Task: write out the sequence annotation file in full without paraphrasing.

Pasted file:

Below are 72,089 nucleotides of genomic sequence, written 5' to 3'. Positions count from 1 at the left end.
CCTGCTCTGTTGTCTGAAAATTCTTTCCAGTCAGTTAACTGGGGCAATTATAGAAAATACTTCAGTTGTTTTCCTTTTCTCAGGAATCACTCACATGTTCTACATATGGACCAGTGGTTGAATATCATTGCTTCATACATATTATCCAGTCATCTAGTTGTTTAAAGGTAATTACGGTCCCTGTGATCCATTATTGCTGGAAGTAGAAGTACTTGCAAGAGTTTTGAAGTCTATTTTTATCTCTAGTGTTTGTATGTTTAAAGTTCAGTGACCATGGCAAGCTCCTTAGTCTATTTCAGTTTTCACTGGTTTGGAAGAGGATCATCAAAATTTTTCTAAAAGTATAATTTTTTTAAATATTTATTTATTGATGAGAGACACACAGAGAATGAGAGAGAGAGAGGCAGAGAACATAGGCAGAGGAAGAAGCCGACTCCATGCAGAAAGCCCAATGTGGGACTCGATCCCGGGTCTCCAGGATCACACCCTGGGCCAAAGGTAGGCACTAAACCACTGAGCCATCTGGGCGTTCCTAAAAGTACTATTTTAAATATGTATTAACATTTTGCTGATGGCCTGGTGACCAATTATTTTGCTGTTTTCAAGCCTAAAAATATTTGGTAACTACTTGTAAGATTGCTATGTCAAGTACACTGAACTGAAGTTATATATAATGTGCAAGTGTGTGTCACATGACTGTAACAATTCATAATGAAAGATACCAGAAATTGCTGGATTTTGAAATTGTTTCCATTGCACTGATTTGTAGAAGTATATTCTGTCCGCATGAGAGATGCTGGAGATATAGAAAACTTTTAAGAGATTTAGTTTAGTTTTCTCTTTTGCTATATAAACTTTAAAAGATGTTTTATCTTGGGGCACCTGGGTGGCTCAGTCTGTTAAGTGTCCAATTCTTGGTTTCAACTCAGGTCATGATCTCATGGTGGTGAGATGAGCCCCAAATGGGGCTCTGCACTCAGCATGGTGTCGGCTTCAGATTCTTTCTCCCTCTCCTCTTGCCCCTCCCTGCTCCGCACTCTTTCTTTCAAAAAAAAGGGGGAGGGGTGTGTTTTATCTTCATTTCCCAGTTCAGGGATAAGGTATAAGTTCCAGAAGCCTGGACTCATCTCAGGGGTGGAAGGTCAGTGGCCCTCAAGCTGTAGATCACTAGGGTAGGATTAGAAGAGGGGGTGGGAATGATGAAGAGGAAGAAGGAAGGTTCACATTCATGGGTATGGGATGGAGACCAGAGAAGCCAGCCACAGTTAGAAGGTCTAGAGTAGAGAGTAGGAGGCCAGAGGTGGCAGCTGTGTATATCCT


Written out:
Below are 72,089 nucleotides of genomic sequence, written 5' to 3'. Positions count from 1 at the left end.
CCTGCTCTGTTGTCTGAAAATTCTTTCCAGTCAGTTAACTGGGGCAATTATAGAAAATACTTCAGTTGTTTTCCTTTTCTCAGGAATCACTCACATGTTCTACATATGGACCAGTGGTTGAATATCATTGCTTCATACATATTATCCAGTCATCTAGTTGTTTAAAGGTAATTACGGTCCCTGTGATCCATTATTGCTGGAAGTAGAAGTACTTGCAAGAGTTTTGAAGTCTATTTTTATCTCTAGTGTTTGTATGTTTAAAGTTCAGTGACCATGGCAAGCTCCTTAGTCTATTTCAGTTTTCACTGGTTTGGAAGAGGATCATCAAAATTTTTCTAAAAGTATAATTTTTTTAAATATTTATTTATTGATGAGAGACACACAGAGAATGAGAGAGAGAGAGGCAGAGAACATAGGCAGAGGAAGAAGCCGACTCCATGCAGAAAGCCCAATGTGGGACTCGATCCCGGGTCTCCAGGATCACACCCTGGGCCAAAGGTAGGCACTAAACCACTGAGCCATCTGGGCGTTCCTAAAAGTACTATTTTAAATATGTATTAACATTTTGCTGATGGCCTGGTGACCAATTATTTTGCTGTTTTCAAGCCTAAAAATATTTGGTAACTACTTGTAAGATTGCTATGTCAAGTACACTGAACTGAAGTTATATATAATGTGCAAGTGTGTGTCACATGACTGTAACAATTCATAATGAAAGATACCAGAAATTGCTGGATTTTGAAATTGTTTCCATTGCACTGATTTGTAGAAGTATATTCTGTCCGCATGAGAGATGCTGGAGATATAGAAAACTTTTAAGAGATTTAGTTTAGTTTTCTCTTTTGCTATATAAACTTTAAAAGATGTTTTATCTTGGGGCACCTGGGTGGCTCAGTCTGTTAAGTGTCCAATTCTTGGTTTCAACTCAGGTCATGATCTCATGGTGGTGAGATGAGCCCCAAATGGGGCTCTGCACTCAGCATGGTGTCGGCTTCAGATTCTTTCTCCCTCTCCTCTTGCCCCTCCCTGCTCCGCACTCTTTCTTTCAAAAAAAAGGGGGAGGGGTGTGTTTTATCTTCATTTCCCAGTTCAGGGATAAGGTATAAGTTCCAGAAGCCTGGACTCATCTCAGGGGTGGAAGGTCAGTGGCCCTCAAGCTGTAGATCACTAGGGTAGGATTAGAAGAGGGGGTGGGAATGATGAAGAGGAAGAAGGAAGGTTCACATTCATGGGTATGGGATGGAGACCAGAGAAGCCAGCCACAGTTAGAAGGTCTAGAGTAGAGAGTAGGAGGCCAGAGGTGGCAGCTGTGTATATCCT